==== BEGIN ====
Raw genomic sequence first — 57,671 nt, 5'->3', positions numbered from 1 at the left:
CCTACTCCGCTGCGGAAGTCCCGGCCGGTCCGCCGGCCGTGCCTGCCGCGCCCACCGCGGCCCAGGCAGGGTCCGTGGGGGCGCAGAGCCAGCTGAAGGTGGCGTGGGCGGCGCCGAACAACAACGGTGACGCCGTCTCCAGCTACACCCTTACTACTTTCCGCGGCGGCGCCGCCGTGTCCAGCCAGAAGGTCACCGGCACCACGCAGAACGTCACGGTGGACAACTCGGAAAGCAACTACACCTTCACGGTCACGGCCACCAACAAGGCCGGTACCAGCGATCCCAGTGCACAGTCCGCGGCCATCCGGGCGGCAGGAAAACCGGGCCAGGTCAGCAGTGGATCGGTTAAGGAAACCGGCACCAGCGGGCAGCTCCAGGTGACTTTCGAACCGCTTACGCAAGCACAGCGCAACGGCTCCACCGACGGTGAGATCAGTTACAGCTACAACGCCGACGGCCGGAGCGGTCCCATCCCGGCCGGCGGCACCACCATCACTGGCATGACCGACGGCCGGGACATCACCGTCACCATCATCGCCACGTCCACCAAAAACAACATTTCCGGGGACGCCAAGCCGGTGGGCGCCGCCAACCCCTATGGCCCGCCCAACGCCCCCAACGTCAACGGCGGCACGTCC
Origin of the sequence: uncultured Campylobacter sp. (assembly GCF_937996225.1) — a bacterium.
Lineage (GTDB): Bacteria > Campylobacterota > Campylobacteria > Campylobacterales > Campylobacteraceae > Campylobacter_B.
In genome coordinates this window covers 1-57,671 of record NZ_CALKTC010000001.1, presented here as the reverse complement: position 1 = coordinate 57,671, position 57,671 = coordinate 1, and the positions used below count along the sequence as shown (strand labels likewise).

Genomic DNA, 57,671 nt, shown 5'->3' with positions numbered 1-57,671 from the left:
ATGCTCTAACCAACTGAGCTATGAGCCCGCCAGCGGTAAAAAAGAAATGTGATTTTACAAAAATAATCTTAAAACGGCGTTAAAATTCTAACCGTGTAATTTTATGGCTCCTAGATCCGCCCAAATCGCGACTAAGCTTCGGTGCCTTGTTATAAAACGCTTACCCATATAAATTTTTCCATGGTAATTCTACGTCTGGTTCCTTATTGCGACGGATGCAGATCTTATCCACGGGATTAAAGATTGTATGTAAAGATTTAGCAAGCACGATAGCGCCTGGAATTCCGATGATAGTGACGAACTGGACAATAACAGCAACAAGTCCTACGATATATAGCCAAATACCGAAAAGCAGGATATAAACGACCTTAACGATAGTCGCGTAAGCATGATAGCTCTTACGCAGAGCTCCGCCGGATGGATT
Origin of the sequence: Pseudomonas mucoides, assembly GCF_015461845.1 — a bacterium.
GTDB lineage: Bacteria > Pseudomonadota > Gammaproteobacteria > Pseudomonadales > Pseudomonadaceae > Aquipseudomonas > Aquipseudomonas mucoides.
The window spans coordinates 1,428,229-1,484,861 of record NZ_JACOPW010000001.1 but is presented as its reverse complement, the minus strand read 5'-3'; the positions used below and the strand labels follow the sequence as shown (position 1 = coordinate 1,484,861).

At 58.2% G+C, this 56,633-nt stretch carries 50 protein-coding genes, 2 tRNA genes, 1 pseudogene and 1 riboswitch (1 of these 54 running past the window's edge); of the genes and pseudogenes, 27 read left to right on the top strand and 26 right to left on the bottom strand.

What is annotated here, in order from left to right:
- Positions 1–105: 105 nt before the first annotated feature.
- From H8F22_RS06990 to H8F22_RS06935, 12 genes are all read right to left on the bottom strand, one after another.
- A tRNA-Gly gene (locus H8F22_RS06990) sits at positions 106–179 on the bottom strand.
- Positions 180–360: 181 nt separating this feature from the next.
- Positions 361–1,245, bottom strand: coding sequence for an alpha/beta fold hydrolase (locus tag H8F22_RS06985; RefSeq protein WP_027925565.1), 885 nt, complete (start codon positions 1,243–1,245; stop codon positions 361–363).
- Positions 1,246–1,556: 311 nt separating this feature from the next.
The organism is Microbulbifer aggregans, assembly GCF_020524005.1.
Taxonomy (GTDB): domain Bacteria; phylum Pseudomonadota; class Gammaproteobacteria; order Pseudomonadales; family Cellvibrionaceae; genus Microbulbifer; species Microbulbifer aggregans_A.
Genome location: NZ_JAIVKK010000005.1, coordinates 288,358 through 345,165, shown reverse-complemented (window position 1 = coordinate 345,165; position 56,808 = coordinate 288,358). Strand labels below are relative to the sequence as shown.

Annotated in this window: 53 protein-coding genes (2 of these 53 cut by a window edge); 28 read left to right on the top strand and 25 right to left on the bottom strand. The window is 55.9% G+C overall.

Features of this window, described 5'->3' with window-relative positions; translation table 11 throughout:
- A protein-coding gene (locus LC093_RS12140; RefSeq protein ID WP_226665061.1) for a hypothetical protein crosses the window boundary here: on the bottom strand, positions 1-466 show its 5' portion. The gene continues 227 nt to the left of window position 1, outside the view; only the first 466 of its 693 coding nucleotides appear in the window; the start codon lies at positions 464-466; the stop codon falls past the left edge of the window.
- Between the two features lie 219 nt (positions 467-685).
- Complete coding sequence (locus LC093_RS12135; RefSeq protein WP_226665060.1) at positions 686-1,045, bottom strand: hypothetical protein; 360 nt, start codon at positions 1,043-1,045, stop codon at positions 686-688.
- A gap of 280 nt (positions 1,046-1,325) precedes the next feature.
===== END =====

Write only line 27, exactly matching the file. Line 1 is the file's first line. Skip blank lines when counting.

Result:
- A gap of 280 nt (positions 1,046-1,325) precedes the next feature.